“After 13 years of living in the same place, I didn’t get a dime,” he says. “It was a lil’ fucked up. He claims I owe him a bunch of money, but that’s a different story.”
Frank Jaworski, another bouncer at Toronado whose shift ended earlier in the day, pops his head outside to ask Burt if he’s had the “PB&J mead” the bar’s selling. Burt has. He shakes his head. He’d rather not relive it, thanks. He takes a sip anyway.
“It’s just gross,” he says. “Super sweet.”
Burt took an unusual route into the beer industry. When he moved to San Francisco, he’d taken up screenprinting for small businesses—specifically bars and breweries—to make some extra cash. One day, a co-worker was test-printing a graphic, but erred by using an XXL size, rather than a cheaper, smaller one, for a new Speakeasy Ales & Lagers sweatshirt. The logo was reversed, and he put the back design on the front, but it fit Burt, so he took it.
“I ran into the [Speakeasy] head brewer at a bar and he was like, ‘Where did you get that sweater?’” Burt recalls. “I told him the story and I asked him if he ever needed someone to work in the brewery, even part-time, [to let me know].”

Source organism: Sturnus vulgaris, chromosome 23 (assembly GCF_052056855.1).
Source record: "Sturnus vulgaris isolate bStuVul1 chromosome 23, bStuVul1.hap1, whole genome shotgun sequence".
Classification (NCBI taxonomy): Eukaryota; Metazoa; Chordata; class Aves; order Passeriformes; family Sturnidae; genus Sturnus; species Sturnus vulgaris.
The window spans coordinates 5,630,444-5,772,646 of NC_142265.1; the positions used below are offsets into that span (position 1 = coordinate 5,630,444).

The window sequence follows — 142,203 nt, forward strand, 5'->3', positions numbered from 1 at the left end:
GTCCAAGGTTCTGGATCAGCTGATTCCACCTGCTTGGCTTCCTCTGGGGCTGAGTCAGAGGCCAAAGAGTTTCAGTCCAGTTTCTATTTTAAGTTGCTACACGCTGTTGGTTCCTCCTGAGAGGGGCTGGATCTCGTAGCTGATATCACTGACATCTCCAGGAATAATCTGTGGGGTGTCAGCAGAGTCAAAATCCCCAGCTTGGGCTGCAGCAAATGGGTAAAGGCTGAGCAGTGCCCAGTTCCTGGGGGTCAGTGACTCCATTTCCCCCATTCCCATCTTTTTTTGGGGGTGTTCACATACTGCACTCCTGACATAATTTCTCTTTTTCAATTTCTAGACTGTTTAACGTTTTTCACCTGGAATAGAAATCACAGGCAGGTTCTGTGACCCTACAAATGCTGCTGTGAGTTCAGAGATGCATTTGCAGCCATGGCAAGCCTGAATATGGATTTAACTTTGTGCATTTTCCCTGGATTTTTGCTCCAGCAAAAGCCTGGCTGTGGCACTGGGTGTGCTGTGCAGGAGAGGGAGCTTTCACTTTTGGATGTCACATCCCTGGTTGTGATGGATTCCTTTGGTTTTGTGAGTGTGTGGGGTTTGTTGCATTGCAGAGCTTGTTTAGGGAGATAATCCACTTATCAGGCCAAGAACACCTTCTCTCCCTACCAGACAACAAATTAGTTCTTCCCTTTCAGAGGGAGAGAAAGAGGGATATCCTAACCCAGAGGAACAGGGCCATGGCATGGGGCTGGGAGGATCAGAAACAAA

Burt, who was a homebrewer and had some work experience in wine cellars around Santa Rosa, says he bugged him for weeks until the brewer gave him a shot.
“I went from the bottling line to lead brewer in less than a year.”
Burt worked at Speakeasy for around five or six years, but drank for fun at Toronado. He was at the bar so often the crew asked him to help out for special events, like the annual Barleywine Festival and anniversary parties.
Back at Speakeasy, problems began to arise. Burt was “butting heads” with ownership, he says, and felt they wanted to push him out. So he left. He still had Toronado, and eventually, scattered shifts turned into full-time employment.